“Ethical Traceability” in a globalised world

Thorkild Nielsen

Research output: Contribution to conference without publisher/journalConference abstract for conferenceResearch


Traceability as a concept has emerged in modern societies and their global markets where production and consumption of food have become increasingly separated. An increasing number of intermediaries like shippers, wholesalers, processors, repackers, brokers, importers and exporters are involved in the processes. All of these factors add to the obscurity of how food is produced, how it is handled and from where it originates.
Traceability is about keeping track with the history of the food. Ethical traceability is about keeping track with the ethical aspects of food production practices and the conditions under which the food is produced. It can be used as a verification process of the methods and practices in use in response to consumer concerns. The emergence of ethical traceability as a realisable concept will need to negotiate both modern supply chain complexities and their governance and the web of private sector and public sector endorsed traceability forms in the food system. Realisation of ethical traceability is not just a morally approved step supported by appropriate technology and communication strategies, but is a politically disputed process.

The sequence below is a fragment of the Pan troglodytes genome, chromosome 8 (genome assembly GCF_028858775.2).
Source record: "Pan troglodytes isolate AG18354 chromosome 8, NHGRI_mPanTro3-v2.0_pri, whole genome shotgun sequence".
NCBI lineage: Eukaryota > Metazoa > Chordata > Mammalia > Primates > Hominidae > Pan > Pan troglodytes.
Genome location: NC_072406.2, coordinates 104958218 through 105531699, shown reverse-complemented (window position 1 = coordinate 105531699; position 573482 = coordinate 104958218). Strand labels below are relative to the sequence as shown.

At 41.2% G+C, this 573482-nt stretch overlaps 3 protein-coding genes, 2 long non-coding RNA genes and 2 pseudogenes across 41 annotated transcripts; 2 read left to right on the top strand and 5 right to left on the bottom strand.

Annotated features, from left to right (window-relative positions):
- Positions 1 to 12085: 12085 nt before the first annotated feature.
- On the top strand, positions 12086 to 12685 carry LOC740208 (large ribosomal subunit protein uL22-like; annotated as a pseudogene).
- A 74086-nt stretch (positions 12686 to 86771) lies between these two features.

Original languageEnglish
Publication date24 May 2011
Number of pages2
Publication statusPublished - 24 May 2011
EventConference 'Global Value Chains and Sustainable Development' 24-25 May 2011 - Lyngby, Denmark
Duration: 25 May 2011 → …


ConferenceConference 'Global Value Chains and Sustainable Development' 24-25 May 2011
Period25/05/2011 → …

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